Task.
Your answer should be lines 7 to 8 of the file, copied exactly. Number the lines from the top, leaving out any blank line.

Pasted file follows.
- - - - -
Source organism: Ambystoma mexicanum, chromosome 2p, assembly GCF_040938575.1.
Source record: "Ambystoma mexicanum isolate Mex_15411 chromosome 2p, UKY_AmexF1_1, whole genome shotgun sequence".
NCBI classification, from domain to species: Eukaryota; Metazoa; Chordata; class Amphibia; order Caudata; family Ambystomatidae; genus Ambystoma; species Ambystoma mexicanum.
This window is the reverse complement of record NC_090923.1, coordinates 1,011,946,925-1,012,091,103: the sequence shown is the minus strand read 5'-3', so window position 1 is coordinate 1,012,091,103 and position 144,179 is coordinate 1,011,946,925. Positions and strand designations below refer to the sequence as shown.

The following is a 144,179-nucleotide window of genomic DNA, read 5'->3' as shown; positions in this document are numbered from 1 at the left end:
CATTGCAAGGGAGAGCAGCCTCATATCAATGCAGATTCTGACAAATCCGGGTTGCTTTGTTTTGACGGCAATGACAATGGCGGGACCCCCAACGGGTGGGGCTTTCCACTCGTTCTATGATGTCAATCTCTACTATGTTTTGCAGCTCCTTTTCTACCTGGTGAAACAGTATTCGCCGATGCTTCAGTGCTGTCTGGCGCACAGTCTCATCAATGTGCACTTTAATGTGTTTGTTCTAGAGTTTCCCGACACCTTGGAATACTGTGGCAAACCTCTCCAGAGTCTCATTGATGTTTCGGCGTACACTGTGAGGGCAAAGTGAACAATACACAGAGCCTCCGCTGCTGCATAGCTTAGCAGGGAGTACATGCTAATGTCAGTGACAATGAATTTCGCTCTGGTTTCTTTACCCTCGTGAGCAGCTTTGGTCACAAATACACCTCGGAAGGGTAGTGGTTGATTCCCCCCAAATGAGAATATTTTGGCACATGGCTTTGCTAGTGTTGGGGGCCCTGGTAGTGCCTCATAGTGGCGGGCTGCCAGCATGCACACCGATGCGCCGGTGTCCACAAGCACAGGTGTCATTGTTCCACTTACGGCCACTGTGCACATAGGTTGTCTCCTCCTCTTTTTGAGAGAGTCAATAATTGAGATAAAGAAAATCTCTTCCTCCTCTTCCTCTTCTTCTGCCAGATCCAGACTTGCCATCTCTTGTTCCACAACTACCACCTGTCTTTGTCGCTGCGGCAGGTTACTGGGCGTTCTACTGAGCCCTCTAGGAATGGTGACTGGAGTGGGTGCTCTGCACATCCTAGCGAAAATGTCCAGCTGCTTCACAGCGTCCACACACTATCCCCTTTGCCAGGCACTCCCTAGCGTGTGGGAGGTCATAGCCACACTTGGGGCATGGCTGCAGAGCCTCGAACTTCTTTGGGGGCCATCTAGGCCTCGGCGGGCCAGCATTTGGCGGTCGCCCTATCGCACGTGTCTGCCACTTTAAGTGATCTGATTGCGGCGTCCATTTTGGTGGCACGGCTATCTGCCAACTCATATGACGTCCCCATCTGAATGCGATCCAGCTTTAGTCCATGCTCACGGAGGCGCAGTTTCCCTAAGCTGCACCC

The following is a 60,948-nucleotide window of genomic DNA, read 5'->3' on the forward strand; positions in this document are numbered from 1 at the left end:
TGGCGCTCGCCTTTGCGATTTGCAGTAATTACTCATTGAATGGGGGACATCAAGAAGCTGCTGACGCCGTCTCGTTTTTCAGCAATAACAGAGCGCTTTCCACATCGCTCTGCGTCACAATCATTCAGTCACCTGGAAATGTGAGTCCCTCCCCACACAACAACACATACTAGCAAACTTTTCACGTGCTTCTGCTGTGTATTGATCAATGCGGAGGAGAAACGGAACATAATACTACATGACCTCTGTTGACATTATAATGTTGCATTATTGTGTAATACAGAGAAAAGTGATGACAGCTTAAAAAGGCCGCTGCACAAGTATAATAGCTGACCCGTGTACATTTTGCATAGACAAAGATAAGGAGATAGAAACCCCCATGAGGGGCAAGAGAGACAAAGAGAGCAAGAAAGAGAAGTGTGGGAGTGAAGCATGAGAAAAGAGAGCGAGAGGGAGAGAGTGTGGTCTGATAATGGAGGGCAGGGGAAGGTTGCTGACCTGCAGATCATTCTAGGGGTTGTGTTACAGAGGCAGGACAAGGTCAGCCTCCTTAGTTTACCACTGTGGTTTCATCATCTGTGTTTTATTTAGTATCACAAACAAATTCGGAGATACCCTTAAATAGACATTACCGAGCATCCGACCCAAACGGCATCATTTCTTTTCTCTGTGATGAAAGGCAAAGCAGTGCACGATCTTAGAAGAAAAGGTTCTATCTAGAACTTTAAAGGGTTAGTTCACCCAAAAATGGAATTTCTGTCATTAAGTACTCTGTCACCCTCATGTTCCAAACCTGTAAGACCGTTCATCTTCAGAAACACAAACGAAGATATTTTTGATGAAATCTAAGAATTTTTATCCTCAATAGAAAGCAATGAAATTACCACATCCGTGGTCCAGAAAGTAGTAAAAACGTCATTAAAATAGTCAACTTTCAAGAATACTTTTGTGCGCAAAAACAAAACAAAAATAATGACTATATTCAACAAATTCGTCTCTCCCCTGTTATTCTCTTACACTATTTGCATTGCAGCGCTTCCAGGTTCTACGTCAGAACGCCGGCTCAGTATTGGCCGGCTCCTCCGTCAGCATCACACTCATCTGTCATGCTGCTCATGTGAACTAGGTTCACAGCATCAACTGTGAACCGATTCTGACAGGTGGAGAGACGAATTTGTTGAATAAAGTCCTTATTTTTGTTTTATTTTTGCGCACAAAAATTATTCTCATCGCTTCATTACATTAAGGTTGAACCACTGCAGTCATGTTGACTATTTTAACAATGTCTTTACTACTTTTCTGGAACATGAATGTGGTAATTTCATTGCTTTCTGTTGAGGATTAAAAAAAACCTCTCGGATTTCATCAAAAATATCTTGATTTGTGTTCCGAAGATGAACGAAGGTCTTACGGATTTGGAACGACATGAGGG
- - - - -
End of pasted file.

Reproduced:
The following is a 60,948-nucleotide window of genomic DNA, read 5'->3' on the forward strand; positions in this document are numbered from 1 at the left end:
TGGCGCTCGCCTTTGCGATTTGCAGTAATTACTCATTGAATGGGGGACATCAAGAAGCTGCTGACGCCGTCTCGTTTTTCAGCAATAACAGAGCGCTTTCCACATCGCTCTGCGTCACAATCATTCAGTCACCTGGAAATGTGAGTCCCTCCCCACACAACAACACATACTAGCAAACTTTTCACGTGCTTCTGCTGTGTATTGATCAATGCGGAGGAGAAACGGAACATAATACTACATGACCTCTGTTGACATTATAATGTTGCATTATTGTGTAATACAGAGAAAAGTGATGACAGCTTAAAAAGGCCGCTGCACAAGTATAATAGCTGACCCGTGTACATTTTGCATAGACAAAGATAAGGAGATAGAAACCCCCATGAGGGGCAAGAGAGACAAAGAGAGCAAGAAAGAGAAGTGTGGGAGTGAAGCATGAGAAAAGAGAGCGAGAGGGAGAGAGTGTGGTCTGATAATGGAGGGCAGGGGAAGGTTGCTGACCTGCAGATCATTCTAGGGGTTGTGTTACAGAGGCAGGACAAGGTCAGCCTCCTTAGTTTACCACTGTGGTTTCATCATCTGTGTTTTATTTAGTATCACAAACAAATTCGGAGATACCCTTAAATAGACATTACCGAGCATCCGACCCAAACGGCATCATTTCTTTTCTCTGTGATGAAAGGCAAAGCAGTGCACGATCTTAGAAGAAAAGGTTCTATCTAGAACTTTAAAGGGTTAGTTCACCCAAAAATGGAATTTCTGTCATTAAGTACTCTGTCACCCTCATGTTCCAAACCTGTAAGACCGTTCATCTTCAGAAACACAAACGAAGATATTTTTGATGAAATCTAAGAATTTTTATCCTCAATAGAAAGCAATGAAATTACCACATCCGTGGTCCAGAAAGTAGTAAAAACGTCATTAAAATAGTCAACTTTCAAGAATACTTTTGTGCGCAAAAACAAAACAAAAATAATGACTATATTCAACAAATTCGTCTCTCCCCTGTTATTCTCTTACACTATTTGCATTGCAGCGCTTCCAGGTTCTACGTCAGAACGCCGGCTCAGTATTGGCCGGCTCCTCCGTCAGCATCACACTCATCTGTCATGCTGCTCATGTGAACTAGGTTCACAGCATCAACTGTGAACCGATTCTGACAGGTGGAGAGACGAATTTGTTGAATAAAGTCCTTATTTTTGTTTTATTTTTGCGCACAAAAATTATTCTCATCGCTTCATTACATTAAGGTTGAACCACTGCAGTCATGTTGACTATTTTAACAATGTCTTTACTACTTTTCTGGAACATGAATGTGGTAATTTCATTGCTTTCTGTTGAGGATTAAAAAAAACCTCTCGGATTTCATCAAAAATATCTTGATTTGTGTTCCGAAGATGAACGAAGGTCTTACGGATTTGGAACGACATGAGGG